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Joshua Henkin wins Greenberg Center’s Wallant Award

Special to the Ledger

Joshua Henkin

Joshua Henkin

WEST HARTFORD ― Joshua Henkin, author of The World Without You, has been named recipient of the 2012 Edward Lewis Wallant Award from the Maurice Greenberg Center for Judaic Studies at the University of Hartford. The award will be presented to Henkin at a special ceremony to be held on Wednesday, April 17, at 7 p.m. in the University’s Wilde Auditorium.
This special ceremony, at which Henkin will speak, will also celebrate the 50th anniversary of the Edward Lewis Wallant Award, which was created in 1963 by the Waltman family of West Hartford. The Greenberg Center will mark the milestone with the publication of The New Diaspora: The Changing Face of American Jewish Fiction, a Wallant Award anthology of past winners and finalists, edited by Victoria Aarons of Trinity University, Mark Shechner of the University at Buffalo, and Avinoam Patt of the University of Hartford.
Henkin, who is also the author of the novels Matrimony and Swimming Across the Hudson, published his third novel, The World Without You, in June 2012 by Pantheon. It has been named an Editors’ Choice Book by The New York Times and the Chicago Tribune. Henkin lives in Brooklyn, N.Y., and directs the MFA program in Fiction Writing at Brooklyn College Set against the backdrop of Independence Day and the Iraq War, The World Without You focuses on the Frankel family, as the clan is descending upon their beloved summer home in the Berkshires. The family has gathered to memorialize Leo, the youngest of the four siblings, an intrepid journalist and adventurer who was killed a year ago on assignment in Iraq. The parents, Marilyn and David, are adrift in grief; Clarissa, the eldest sibling and a former cello prodigy, is struggling at age 39 to become pregnant; Lily, a fiery-tempered lawyer and the family contrarian, is angry at everyone; and Noelle, whose teenage years were shadowed by promiscuity and school expulsions, has moved to Jerusalem and become an Orthodox Jew. The last person to see Leo alive, Noelle has flown back for the memorial with her husband and four children, but she feels entirely out of place. Thisbe — Leo’s widow and mother of their three-year-old son — has come from California bearing her own secret.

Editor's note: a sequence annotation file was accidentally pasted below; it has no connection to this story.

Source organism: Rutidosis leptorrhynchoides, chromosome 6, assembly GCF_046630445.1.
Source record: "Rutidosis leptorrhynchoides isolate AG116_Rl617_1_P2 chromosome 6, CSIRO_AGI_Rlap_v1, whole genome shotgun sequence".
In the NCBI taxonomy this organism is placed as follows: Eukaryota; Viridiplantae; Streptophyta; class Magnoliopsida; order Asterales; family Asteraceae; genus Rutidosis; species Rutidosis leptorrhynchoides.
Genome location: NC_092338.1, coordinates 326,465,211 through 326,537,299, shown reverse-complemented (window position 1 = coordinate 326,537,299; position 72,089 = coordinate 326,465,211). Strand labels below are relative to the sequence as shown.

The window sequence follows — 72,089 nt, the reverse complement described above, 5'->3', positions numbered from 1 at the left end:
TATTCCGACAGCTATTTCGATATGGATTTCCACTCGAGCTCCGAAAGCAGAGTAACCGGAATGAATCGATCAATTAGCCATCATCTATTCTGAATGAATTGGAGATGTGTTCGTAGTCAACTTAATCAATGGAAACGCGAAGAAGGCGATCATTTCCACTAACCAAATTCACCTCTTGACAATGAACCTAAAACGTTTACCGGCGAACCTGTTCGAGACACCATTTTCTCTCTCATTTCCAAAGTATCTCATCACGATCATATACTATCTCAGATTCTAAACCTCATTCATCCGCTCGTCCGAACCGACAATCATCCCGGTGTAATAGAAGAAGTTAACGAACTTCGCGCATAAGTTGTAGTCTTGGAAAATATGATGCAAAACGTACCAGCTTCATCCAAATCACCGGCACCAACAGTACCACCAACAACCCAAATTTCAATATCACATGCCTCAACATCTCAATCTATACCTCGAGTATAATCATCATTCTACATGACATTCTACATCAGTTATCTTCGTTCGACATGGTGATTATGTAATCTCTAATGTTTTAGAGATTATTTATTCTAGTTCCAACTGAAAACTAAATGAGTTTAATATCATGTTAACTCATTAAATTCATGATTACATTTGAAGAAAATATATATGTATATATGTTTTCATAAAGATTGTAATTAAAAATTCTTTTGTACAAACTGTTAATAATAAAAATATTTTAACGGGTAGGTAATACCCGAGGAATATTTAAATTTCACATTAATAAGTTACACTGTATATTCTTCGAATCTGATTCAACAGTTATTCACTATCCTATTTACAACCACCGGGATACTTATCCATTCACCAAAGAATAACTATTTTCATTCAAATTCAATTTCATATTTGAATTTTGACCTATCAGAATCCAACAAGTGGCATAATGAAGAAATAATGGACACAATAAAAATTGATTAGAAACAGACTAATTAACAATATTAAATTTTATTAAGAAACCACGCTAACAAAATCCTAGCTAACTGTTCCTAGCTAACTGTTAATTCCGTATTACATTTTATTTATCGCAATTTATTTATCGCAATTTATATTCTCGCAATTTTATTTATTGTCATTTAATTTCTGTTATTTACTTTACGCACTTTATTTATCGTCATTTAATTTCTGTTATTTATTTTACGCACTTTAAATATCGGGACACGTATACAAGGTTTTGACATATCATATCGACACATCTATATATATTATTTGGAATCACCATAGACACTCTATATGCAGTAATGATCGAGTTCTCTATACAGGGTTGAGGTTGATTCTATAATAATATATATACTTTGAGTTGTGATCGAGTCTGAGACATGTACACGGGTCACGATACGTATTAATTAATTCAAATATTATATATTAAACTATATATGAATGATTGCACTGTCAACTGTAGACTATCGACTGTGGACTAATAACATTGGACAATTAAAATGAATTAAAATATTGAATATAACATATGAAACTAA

As a Wallant Award winner, Henkin joins a distinguished list of past award recipients, including Cynthia Ozick, Curt Leviant, Chaim Potok, Myla Goldberg, Dara Horn, Nicole Krauss, and Julie Orringer as well as last year’s award winner, Edith Pearlman.
Established in 1963 by Dr. and Mrs. Irving Waltman of West Hartford to honor the memory of the late Edward Lewis Wallant, author of The Pawnbroker and other works of fiction, the Wallant Award is one of the oldest Jewish literary awards in the United States. It is presented to an American Jewish writer, preferably unrecognized, whose published work of fiction is deemed to have significance for the American Jew. The Wallant Award anthology, The New Diaspora: The Changing Face of American Jewish Fiction, to be published by Wayne State University Press, brings together under one cover a representative group of those writers whose work has either won or been considered for the award.
Admission to the Wallant Award presentation ceremony is free and open to the public, but reservations are required.
For reservations or information call (860) 768-4964 or email mgcjs@hartford.edu. For more information on the Edward Lewis Wallant Award, see  www.hartford.edu/greenberg/wallant.asp.

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